(WTNH) — Flu season officially kicks off in October and doctors say there is usually a sharp increase in the number of confirmed cases around the holidays each year. This year that is exactly what is happening here in Connecticut.
“Last year it was a late season, it was like late spring, but this year it’s more typical. It’s a winter virus and it’s in full swing,” said Dr. Christopher Gennino of Milford Hospital.
Dr. Gennino says the emergency room has been busy with people complaining of flu-like symptoms.
“The flu is typically a sudden onset of headache, muscle aches, chills. There’s respiratory symptoms that will cause a cough, backache. You can’t sleep because you’re miserable. It’s a miserable illness. You’re not comfortable with the flu,” said Dr. Gennino.
According to the Connecticut Department of Public Health, Fairfield is the county with the most confirmed cases with 71. Hartford comes in second at 70 and New Haven reports 67 confirmed cases so far. 112 people have been hospitalized and the DPH says four people over the age of 65 have died from flu-related illness.
The Centers for Disease Control say three key things can help fight the flu. First, they recommend everyone get a flu shot. Dr. Gennino says the vaccine is effective 70 to 90 percent of the time.
“If I immunize a hundred people, 20 to 30 of those people will still get the flu because they don’t make antibodies against it. It’s still going to protect the majority of people. You should still get the shot every year. Definitely,” said Dr. Gennino.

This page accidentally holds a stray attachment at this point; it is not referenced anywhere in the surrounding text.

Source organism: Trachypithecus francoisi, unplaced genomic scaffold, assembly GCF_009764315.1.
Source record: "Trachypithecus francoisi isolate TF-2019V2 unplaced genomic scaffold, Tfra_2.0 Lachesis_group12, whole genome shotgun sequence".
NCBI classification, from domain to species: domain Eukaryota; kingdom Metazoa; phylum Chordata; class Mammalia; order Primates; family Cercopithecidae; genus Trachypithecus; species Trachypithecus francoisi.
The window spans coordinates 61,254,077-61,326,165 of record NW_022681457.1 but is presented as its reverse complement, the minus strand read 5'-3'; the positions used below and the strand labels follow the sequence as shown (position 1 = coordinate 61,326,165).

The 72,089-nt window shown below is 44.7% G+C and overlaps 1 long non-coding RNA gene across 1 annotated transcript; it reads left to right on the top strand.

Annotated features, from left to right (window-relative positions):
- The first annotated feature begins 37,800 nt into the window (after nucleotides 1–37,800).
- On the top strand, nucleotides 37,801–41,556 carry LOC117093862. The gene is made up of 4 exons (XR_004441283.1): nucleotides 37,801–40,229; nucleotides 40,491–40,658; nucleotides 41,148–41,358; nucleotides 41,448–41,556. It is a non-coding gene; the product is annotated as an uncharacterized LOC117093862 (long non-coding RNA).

Second, the CDC says people should be taking everyday precautions to stop the spread of germs. Washing hands frequently, staying home when sick, covering your mouth and nose when coughing and sneezing will do a lot to keep yourself and others protected.
Lastly, the CDC says take medications as prescribed by your doctor if you are diagnosed with the flu. Dr. Gennino says drugs like Tamiflu can be effective in shortening the duration of the illness but stresses they must be taken early on in the illness.
“If you catch they symptoms earlier enough there is medications for it. Problem is people are usually sick for a day or two before they seek care and most of these medications are probably not gonna do you any good,” said Dr. Gennino.
Doctors recommend people seek professional care or emergency treatment if the flu is accompanied by respiratory problems, high fever, or dehydration.